Gaming

Why GeForce Now is Finally a Solution to the GPU Shortage | Digital Trends


There’s never been a worse time to evangelize the greatness of PC gaming as a hobby. All the best benefits are out of reach from the average person, thanks to the current price of graphics cards.

The cloud gaming solution, whether it’s Xbox Game Pass or GeForce Now, just never captured the magic.

But now, GeForce Now is now offering an RTX 3080 — perhaps the most coveted card throughout the shortage — in the cloud. And after using it for about a week, I’m excited to recommend PC gaming to people again.

Although GeForce Now has always been a temporary solution to the GPU shortage, the new RTX 3080 tier makes cloud gaming feel more native than ever. I’m absolute in my willingness to recommend GeForce Now as a solution — not a band aid fix — to one of the worst pricing crises the GPU market has seen.

Closing the (latency) gap

The GeForce Now RTX 3080 plan tells you everything you need to know in the name. It’s a GeForce Now plan, but powered by an RTX 3080 GPU. With better hardware, Nvidia is able to offer 1440p at up to 120 frames per second (fps). Higher frame rates are better, sure, but it does more than smooth gameplay. It decreases latency.

There are two factors at play here. First is Adaptive Sync, which is a new Nvidia technology that’s available to all GeForce Now subscribers. It syncs the frames between the server and your device to offer a smoother gameplay experience. And it works.

If you’ve ever used GeForce Now, you’ve become all too familiar with stuttering. About six months ago, I replayed Control on my Samsung Galaxy Note 10 using the Razer Kishi controller, hopping in and out of sessions while laying in bed at night. I was able to make it through the game, but it wasn’t the ideal way to play. Constant stuttering reminded me time and again that I was not playing Control on my phone.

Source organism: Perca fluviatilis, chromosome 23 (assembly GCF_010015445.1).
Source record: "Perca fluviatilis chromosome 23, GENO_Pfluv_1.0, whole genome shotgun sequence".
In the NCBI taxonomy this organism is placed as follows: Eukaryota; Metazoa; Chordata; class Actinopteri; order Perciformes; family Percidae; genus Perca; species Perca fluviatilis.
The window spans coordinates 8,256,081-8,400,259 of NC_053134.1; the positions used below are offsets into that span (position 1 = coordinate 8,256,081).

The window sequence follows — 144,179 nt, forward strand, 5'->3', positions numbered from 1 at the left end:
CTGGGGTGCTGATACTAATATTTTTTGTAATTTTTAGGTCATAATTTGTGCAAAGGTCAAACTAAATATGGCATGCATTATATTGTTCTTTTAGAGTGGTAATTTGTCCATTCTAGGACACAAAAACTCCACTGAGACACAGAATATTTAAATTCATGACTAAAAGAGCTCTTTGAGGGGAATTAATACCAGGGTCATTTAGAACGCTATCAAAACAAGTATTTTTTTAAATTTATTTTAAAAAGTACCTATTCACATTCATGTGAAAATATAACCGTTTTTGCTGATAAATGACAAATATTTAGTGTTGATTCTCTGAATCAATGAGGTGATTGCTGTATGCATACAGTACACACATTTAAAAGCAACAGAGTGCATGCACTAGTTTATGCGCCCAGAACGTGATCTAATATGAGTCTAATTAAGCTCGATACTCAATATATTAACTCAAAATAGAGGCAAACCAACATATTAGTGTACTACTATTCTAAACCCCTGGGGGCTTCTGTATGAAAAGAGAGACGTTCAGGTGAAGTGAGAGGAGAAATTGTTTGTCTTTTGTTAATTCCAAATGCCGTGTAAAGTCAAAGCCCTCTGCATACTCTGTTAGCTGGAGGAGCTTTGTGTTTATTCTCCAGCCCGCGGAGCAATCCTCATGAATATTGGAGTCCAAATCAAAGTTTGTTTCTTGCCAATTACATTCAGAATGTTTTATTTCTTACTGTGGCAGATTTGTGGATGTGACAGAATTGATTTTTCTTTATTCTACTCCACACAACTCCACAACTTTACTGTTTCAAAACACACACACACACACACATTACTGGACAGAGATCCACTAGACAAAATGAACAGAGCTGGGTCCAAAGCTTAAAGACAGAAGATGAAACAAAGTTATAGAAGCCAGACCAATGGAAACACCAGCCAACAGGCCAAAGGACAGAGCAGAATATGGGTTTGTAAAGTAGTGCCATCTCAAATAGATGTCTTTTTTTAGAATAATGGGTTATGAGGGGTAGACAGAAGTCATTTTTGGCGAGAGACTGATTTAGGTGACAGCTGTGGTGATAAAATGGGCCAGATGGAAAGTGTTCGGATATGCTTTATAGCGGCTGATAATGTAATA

Adaptive Sync changed that. I was distracted from finishing this article because I was so engrossed in Guardians of the Galaxy on my phone. It stuttered once in two hours of gameplay. I felt like I was playing a brand new AAA video game natively on my phone.

That’s not only because of the smoothness of the game, but also because I didn’t have to deal with repeated or delayed frames, which normally translate into inputs feeling like they’ve been delayed as well.

More frames means lower latency.

This feature helps all GeForce Now subscribers. The RTX 3080 plan takes Adaptive Sync and furthers it with a higher frame rate. I was able to play Guardians of the Galaxy, Destiny 2, and Deep Rock Galactic — each for several hours — while rarely dropping below 120 fps. That’s the RTX 3080 at work.

More frames means lower latency. You have more information to work with, and you’ll see the game react to your inputs faster. Together, Adaptative Sync and 120 fps streaming makes the cloud gaming experience natural. Network conditions apply, of course, but I found myself continuing to play games on GeForce Now, blissfully unaware that they were coming from a distant data center.

Still, the cloud isn’t perfect. Network interface makes playing wirelessly a gamble, and the odd smear of visual artifacts can break the immersion. I’ve used GeForce Now exclusively to play games since I got my hands on the RTX 3080 plan, though, and I haven’t played any fewer games or enjoyed the experience any less.

Annoyances abound

GeForce Now isn’t perfect, and the new RTX 3080 tier doesn’t change that. It’s a platform built on tech, not usability; you don’t have to look further than starting a game to see that. Instead of launching into the experience, you’re met with a Steam or Epic Game Store login screen, where you have to struggle to navigate a infinitesimal cursor to get your game to launch.